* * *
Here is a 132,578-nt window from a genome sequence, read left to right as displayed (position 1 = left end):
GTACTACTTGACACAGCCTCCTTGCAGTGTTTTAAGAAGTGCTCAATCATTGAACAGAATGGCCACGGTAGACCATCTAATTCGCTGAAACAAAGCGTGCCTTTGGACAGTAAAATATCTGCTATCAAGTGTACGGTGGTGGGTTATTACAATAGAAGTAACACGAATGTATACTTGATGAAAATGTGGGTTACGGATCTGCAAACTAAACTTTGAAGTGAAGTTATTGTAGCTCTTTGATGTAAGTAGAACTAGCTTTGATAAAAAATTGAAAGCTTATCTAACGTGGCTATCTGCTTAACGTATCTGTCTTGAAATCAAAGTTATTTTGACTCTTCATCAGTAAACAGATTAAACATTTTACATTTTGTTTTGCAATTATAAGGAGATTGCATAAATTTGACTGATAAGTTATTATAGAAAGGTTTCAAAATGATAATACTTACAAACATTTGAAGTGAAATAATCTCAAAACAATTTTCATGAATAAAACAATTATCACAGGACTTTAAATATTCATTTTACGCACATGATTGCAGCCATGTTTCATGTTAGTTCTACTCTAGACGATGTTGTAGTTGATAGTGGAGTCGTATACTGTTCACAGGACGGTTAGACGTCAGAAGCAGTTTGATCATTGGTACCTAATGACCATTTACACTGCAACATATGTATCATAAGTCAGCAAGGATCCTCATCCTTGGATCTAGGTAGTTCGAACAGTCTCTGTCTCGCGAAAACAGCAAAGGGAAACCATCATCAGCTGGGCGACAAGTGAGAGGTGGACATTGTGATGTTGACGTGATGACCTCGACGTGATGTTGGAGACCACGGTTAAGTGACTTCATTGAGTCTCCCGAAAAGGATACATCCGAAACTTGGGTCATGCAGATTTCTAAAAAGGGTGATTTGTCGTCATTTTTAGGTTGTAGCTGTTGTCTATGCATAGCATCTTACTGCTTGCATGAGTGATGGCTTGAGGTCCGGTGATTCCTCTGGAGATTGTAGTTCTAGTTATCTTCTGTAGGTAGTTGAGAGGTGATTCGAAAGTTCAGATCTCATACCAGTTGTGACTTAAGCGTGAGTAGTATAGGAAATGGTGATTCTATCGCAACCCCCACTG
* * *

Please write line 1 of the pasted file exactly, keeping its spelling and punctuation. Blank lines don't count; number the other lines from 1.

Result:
Here is a 132,578-nt window from a genome sequence, read left to right as displayed (position 1 = left end):